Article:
To set a frame limit, locate the "Frame Rate Limiter" dropdown in the "2 - Sync and Refresh" section, select a "(v1)" or "(v2)" limit (there are no official details on the differences between the two available versions), and then click the "Apply Changes" button in the upper right corner of the Nvidia Inspector window.
References & Sources
Nvidia's Tom Petersen explains G-Sync in-depth (10/21/2013):
Nvidia announces G-Sync windowed mode and Vertical sync toggle (05/31/2015):
Nvidia's Tom Petersen explains G-Sync's "Minimum Refresh Range" (06/10/2015):
Nvidia's Tom Petersen clarifies G-Sync's performance impact over other syncing methods (06/10/2015):
Nvidia's Tom Petersen explains G-Sync's windowed mode (06/10/2015):
Nvidia's Tom Petersen explains Fast Sync (05/17/2016):
Nvidia's Tom Petersen specifies Fast Sync's input latency (05/17/2016):
AnandTech explains basic G-Sync module functionality (12/12/2013):
Blur Busters investigates G-Sync and framerate limiter impact on input latency (01/13/2014):
PC Perspective analyzes G-Sync's "Minimum Refresh Range" (03/19/2015 - 03/27/2015):
https://www.pcper.com/reviews/Displays/ ... e-VRR-Wind
https://www.pcper.com/reviews/Graphics- ... ies-Differ
Battle(non)sense in-depth Fast Sync analysis (10/12/2016):
Battle(non)sense tests G-Sync input latency (11/08/2016):
Blur Buster's forum's @RealNC explains why Nvidia Inspector's framerate limiter adds up to 2 frames of input latency (11/11/2016):
Disclaimer & Credits
*G-Sync Range is a work in progress. Specified "Upper Frametime Variances" range may not apply all games and/or system configurations.
Special credit goes to @Sparky & @RealNC for input & feedback.
Edit #01-04: Corrected "Minimum Refresh Range," and added two more links to its "References & sources" section.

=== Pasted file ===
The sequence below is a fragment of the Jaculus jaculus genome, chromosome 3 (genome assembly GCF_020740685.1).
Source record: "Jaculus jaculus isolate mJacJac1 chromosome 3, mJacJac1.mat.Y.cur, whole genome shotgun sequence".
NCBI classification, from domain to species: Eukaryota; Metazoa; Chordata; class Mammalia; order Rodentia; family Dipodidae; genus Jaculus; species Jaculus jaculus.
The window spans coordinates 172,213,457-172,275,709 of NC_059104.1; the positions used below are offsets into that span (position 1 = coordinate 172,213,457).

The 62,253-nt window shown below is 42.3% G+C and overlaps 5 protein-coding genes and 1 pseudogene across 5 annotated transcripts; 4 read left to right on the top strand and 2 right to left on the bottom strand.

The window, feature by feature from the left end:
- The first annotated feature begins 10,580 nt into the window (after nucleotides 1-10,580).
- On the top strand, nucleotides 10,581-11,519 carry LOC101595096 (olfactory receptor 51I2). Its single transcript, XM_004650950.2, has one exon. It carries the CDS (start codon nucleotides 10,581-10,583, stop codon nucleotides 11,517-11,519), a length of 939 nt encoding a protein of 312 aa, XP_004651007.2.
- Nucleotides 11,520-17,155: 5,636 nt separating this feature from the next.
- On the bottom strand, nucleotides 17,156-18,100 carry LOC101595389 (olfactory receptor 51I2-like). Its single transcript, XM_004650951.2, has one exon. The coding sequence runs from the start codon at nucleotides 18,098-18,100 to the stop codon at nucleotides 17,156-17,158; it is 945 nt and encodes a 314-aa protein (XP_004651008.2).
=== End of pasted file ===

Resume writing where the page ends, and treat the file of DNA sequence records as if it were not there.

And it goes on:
Edit #05: Corrected "G-Sync's 1ms Polling Rate," and added a link to the "References & sources" section.
Edit #06: Added "G-Sync's V-Sync Fallback Behavior" and "G-Sync Windowed Mode" to "G-Sync 101" section, clarified "Minimum Refresh Range" further, and added a link to the "References & sources" section.
Edit #07: Added "Enabling G-Sync," "G-Sync's 'Preferred refresh rate' option," and instructive screenshots to "G-Sync 101" section.
Edit #08: Further clarified "G-Sync's V-Sync Fallback Behavior" section.
Edit #09: Re-merged "G-Sync IS V-Sync" and "G-Sync's V-Sync Fallback Behavior" sections/miscellaneous corrections.
Edit #10-11: Added "How-to: External Framerate Limiters" section/miscellaneous corrections.
Edit #12: Reorganized "References & Sources" section.
Edit #13-17: Added download link below chart image to "G-Sync Range Chart" section/miscellaneous corrections.
Edit #18-19: Corrected Fast Sync input latency amount in "G-Sync Range Chart" and G-Sync Range" sections, and added a link to "References & Sources" section/miscellaneous corrections.
Edit #20-23: Miscellaneous corrections to "G-Sync 101" and "G-Sync Range" sections.
Edit #24-25: Added "G-Sync Functionality" section (to be expanded in the future) and renamed "G-Sync Is V-Sync" section to "G-Sync & V-Sync"/miscellaneous corrections.
Edit #26-30: Added "G-Sync Input Latency" section with preliminary input latency tests (more to come). Updated "G-Sync Range Chart" image and modified "G-Sync Range Chart Legend" to reflect image changes. More edits with wording corrections to come in near future...
Edit #31-38: Wording corrections to "G-Sync Range Chart Legend" section/miscellaneous corrections.
Edit #39-45: Merged "G-Sync Input Latency" and "Optimal G-Sync Settings" sections, added "Why Nvidia Control Panel V-Sync Over In-game V-Sync?" paragraph. Miscellaneous corrections.
Edit #46-52: Merged "G-Sync 101" with "G-Sync Functionality" section, and "G-Sync Range Chart" with "G-Sync Range" section. Miscellaneous corrections.
Edit #53: Miscellaneous corrections.
Edit #54-56: Updated "G-Sync Range" chart and "G-Sync Input Latency & Optimal Settings" section. Miscellaneous corrections.
Edit #57-59: Removed "Original thread" link at the top of post, and clarified margin of error in "G-Sync Input Latency & Optimal Settings" section.
Edit #60-62: Added RTSS input latency disclaimer in "G-Sync Input Latency & Optimal Settings" section. Miscellaneous corrections.